Broncos Seahawks Football

Seattle Seahawks defensive back Marquise Blair, right, hits Denver Broncos wide receiver Nick Williams, drawing a penalty flag for unnecessary roughness, during the second half of a preseason game Thursday in Seattle.

SEATTLE — If Denver Broncos receiver Nick Williams and Seattle Seahawks safety Marquise Blair had been in the same situation a year ago — a pass floating high over the middle of the field, Blair charging in for a full-speed, take-no-prisoners collision — Williams might not have recovered from the hit as quickly as he did Thursday night.

But Blair is learning.

He said he’s been trying hard, real hard, and he tried hard to hit the right way.

In college, Blair had a reputation as one of the hardest-hitting safeties in college football. Yes, he sometimes went a little too far — he might have hit a little too hard or a little too high or a little too much with his helmet.

As a senior at Utah last year, twice he was ejected from games for “targeting” an opponent with the crown of his helmet.

That, of course, is a no-no — in college and in the NFL — and that’s a habit Seahawks coaches have been trying, and trying hard, to break out of Blair leading up to the preseason opener against Denver.

So when Drew Lock’s fourth-quarter pass was floating over the middle of the field at CenturyLink Field, and Williams was looking over his shoulder to try to make the catch, Blair charged in, lowered his right shoulder and leveled a loud hit across the receiver’s left shoulder and chest.

For Blair, that’s a step in the right direction.

“At Utah,” he said, “I probably would have (led with my head), you know. But I’ve been working on it.”

A second-round pick in April’s draft, Blair has been studying film of former Seahawks safeties Earl Thomas and Kam Chancellor — trying to figure out how to remain a fearless enforcer and do it cleanly.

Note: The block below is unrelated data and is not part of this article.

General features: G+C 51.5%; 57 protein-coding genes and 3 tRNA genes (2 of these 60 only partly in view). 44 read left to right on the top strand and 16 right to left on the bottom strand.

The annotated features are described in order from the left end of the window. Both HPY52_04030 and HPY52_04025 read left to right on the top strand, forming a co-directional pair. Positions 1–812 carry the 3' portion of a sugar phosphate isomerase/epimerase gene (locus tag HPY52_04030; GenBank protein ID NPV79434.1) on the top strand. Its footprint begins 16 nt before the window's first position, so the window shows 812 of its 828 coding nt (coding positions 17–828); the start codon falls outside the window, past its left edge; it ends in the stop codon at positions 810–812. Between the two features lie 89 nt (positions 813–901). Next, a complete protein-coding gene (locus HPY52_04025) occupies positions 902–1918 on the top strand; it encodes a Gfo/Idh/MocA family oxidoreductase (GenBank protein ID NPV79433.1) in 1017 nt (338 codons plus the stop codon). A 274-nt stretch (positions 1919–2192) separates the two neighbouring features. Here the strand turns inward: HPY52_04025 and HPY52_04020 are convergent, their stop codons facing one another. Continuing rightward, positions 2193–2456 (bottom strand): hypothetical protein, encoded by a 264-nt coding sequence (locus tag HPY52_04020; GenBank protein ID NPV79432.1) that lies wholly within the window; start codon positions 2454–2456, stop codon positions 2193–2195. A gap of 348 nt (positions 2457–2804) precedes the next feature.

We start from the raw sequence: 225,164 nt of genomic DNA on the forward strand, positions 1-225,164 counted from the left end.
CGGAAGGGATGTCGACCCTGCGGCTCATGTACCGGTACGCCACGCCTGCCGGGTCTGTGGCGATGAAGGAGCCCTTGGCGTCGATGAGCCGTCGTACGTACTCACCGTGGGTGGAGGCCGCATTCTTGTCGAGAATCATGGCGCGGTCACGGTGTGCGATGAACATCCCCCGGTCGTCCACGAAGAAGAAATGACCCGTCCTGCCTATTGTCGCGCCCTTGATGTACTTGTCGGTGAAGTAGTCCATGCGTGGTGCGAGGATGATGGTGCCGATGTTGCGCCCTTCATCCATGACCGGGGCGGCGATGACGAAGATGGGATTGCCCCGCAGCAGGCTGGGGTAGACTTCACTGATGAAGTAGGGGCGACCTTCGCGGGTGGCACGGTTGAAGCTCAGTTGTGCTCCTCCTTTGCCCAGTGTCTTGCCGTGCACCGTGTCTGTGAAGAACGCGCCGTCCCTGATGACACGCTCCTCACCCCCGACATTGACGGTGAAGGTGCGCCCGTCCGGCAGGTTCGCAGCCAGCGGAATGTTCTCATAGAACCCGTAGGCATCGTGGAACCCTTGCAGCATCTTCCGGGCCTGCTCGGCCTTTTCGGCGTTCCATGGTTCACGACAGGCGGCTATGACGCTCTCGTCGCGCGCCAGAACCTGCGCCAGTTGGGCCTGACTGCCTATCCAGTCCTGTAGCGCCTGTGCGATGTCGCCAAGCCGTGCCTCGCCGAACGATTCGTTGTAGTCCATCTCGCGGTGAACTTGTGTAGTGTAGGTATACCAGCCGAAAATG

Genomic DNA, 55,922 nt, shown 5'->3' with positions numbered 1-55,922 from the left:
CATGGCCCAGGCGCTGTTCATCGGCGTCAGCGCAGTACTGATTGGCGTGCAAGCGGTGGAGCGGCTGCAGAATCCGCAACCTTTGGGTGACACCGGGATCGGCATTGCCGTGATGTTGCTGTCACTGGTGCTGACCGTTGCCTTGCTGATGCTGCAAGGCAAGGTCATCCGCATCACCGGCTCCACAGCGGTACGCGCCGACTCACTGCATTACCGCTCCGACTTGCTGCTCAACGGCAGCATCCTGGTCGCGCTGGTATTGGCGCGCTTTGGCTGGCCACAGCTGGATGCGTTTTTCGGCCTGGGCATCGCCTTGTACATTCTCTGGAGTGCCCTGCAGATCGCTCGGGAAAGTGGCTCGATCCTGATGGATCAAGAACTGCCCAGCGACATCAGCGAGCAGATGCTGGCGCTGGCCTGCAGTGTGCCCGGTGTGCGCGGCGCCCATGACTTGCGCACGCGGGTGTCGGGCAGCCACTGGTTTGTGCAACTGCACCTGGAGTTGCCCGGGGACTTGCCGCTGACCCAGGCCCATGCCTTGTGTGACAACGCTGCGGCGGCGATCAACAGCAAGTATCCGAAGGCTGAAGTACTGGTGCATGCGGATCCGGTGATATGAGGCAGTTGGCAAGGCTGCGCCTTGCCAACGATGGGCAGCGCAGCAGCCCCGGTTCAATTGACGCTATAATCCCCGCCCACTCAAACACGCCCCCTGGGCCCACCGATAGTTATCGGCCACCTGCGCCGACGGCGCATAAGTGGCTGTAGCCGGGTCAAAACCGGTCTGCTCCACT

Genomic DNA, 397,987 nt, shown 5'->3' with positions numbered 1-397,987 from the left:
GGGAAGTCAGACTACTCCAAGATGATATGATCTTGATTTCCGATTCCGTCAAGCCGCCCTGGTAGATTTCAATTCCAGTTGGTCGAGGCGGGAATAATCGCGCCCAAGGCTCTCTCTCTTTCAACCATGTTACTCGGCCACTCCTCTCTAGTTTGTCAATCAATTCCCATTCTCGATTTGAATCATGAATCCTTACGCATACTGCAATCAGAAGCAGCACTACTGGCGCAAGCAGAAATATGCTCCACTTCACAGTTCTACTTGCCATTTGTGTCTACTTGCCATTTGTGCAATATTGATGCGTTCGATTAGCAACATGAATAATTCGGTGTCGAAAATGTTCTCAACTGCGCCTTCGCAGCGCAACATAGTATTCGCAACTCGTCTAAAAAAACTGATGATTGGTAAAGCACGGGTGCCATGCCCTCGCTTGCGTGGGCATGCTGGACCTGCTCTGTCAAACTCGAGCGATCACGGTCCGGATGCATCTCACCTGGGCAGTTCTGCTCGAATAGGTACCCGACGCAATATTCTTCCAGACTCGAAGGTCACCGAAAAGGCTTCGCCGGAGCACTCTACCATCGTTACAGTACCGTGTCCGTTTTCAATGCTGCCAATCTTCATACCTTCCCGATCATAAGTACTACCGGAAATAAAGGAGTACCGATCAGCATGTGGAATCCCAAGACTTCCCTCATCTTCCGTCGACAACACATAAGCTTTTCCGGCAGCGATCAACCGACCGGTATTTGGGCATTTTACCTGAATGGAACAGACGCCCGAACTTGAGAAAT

“Kam and Earl — they did it perfectly,” Blair said. “When I got here, the coaches made sure (to tell him): ‘Leave your head out of it.’ That’s why I kind of went sideways (on his hit Thursday) because that’s what we’ve been taught.”

He was still penalized for unnecessary roughness against Williams, and officials reviewed the play for a potential ejection. The hit, they ruled, wasn’t that egregious, and Blair remained in the game.

Afterward, he said he wasn’t sure exactly what he did wrong on the hit. Pete Carroll offered some clarity.

“We were very close to doing that exactly right,” Carroll said. “That’s a left shoulder hit for him coming in, and he chose to hit with his right shoulder, and so it places his helmet position in question. … But to make it so that they can’t (call) the penalty on it, you hit with your left shoulder so your helmet is not in front of the receiver. We didn’t quite get that done right, but it still was an excellent effort to do what we’re trying and get the head out of our game.

“So we’ll get better and he’ll learn, and we’ll grow from that.”

Blair finished with five tackles in his Seahawks debut — including one tackle for loss and one quarterback hit — while playing both safety positions. He took ownership of one obvious error, when he chased after the QB in the backfield instead of staying with the running back, who made an easy catch for a sizable gain.

Carroll had said earlier in the week Blair was one of the rookies he was most eager to see in the preseason opener, and Blair now looks like a legitimate challenger to Tedric Thompson, among others, for a starting job.

“You can see that he’s a ballplayer. We loved what we saw from him tonight,” Carroll said. “We also learned a lot about him. He makes one play coming off the edge that it was not a blitz, but he took off and made a big hit in the backfield, and then he tried it again, and that’s when they dumped the ball in the flat.

“He has a lot to catch up on. But, he showed you that he’s a hitter, he’s aggressive and tough. We can work with that now. It was exciting to see the plays he made.”

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